According to information gathered by DW, German Defence Minister Boris Pistorius responded some two months later, writing that this issue was of particular importance to him and that he had consequently approved an initial provision for Islamic pastoral care. He said this should occur in the current legislative period and that his ministry was in contact with the Islam College.

The Islam College, founded in late 2019, is not the only place in Germany where imams and other religious care providers can be trained. But few other institutes carry such great political hopes and expectations. This is due, among other things, to the specific actors involved and the project's academic ties.

Muslim troops 'not second or third-class soldiers'

In a phone call with DW, Islam College founding director Bülent Ucar said, "We've been hoping for an Islamic military chaplaincy for years." 

The Islamic scholar pointed to the current expansion of Jewish military pastoral care. On the Muslim side, he said, there's the desire for the "equal or similar provision of personnel and materials."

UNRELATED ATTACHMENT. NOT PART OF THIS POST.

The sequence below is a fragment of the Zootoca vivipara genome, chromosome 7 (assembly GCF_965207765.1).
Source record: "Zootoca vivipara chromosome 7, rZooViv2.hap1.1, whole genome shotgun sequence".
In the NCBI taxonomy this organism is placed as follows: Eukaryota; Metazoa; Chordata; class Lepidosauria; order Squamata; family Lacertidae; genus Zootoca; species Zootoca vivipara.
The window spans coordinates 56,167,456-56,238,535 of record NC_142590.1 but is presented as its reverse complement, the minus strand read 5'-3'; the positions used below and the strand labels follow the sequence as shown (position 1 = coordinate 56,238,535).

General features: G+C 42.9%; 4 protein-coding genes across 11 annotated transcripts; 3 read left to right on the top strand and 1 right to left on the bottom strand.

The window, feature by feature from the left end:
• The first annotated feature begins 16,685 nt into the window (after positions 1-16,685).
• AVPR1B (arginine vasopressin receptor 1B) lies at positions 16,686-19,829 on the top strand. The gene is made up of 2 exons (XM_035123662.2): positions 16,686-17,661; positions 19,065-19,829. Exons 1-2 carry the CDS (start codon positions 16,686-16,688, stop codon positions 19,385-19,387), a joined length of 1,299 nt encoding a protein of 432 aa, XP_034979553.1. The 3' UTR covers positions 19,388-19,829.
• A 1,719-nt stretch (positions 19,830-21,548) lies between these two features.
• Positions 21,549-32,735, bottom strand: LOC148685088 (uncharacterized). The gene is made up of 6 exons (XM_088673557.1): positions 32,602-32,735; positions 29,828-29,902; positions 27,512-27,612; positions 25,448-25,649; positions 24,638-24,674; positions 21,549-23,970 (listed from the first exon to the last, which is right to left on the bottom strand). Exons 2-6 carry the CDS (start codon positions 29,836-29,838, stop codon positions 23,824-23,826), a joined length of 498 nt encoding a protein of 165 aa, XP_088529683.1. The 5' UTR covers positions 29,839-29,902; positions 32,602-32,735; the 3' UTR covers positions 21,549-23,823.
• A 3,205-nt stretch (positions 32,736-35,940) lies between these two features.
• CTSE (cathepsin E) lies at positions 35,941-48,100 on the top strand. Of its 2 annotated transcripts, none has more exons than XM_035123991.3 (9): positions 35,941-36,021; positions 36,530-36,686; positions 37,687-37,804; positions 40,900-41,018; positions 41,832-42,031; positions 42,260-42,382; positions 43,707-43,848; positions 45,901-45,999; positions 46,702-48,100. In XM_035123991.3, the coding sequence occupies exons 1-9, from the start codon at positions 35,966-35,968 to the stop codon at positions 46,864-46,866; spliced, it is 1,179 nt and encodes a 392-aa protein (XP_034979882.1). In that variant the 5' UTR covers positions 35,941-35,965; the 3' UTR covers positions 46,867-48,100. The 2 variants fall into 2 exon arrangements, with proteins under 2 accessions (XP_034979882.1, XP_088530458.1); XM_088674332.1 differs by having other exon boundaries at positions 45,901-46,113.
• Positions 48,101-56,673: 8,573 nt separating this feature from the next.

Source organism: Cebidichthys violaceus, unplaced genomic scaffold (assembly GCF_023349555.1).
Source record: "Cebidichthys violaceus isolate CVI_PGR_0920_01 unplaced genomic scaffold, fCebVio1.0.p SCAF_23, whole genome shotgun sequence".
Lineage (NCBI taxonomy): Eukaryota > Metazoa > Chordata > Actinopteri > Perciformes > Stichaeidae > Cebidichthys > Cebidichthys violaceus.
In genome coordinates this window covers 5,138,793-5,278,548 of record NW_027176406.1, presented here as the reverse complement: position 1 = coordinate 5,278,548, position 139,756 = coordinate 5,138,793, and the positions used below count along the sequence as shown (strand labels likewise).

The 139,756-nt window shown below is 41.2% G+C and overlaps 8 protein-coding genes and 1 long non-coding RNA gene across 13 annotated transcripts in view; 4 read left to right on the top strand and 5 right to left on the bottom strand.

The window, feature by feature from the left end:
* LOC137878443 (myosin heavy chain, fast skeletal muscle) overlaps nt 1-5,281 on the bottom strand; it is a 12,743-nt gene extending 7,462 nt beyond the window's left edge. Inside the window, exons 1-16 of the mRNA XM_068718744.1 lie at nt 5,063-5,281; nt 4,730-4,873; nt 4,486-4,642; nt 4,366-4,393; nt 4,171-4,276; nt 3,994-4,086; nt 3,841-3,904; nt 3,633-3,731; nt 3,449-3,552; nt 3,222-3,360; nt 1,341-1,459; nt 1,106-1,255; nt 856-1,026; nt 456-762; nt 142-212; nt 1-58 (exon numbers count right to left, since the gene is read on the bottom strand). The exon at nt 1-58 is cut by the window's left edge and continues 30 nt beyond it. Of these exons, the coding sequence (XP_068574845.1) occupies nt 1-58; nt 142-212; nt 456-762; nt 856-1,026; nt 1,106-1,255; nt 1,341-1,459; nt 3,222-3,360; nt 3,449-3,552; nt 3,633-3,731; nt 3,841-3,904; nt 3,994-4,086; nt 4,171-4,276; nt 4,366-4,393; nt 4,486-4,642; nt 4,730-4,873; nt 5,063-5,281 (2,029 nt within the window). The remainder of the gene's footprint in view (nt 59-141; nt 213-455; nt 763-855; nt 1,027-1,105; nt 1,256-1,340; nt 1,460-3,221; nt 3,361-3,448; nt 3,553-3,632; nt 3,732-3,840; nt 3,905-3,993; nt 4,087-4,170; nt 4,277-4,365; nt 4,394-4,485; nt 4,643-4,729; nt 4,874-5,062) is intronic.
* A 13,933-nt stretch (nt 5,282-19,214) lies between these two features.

These are questions that don't necessarily need to be addressed in a state treaty, he added, but that need to be cleared up in the near future.

Muslims in the Bundeswehr are "not second or third-class soldiers," Ucar said, adding that the state must ensure there is pastoral care.

A spokesperson for the Defence Ministry confirmed to DW that since mid-March 2024, a specialist in the ministry has been developing a concrete pastoral care provision for Muslims in the Bundeswehr and will be overseeing its implementation. This "initial step" is aimed at broadening the existing Christian and Jewish pastoral care offerings. 

Christoph Strack

© Deutsche Welle 2024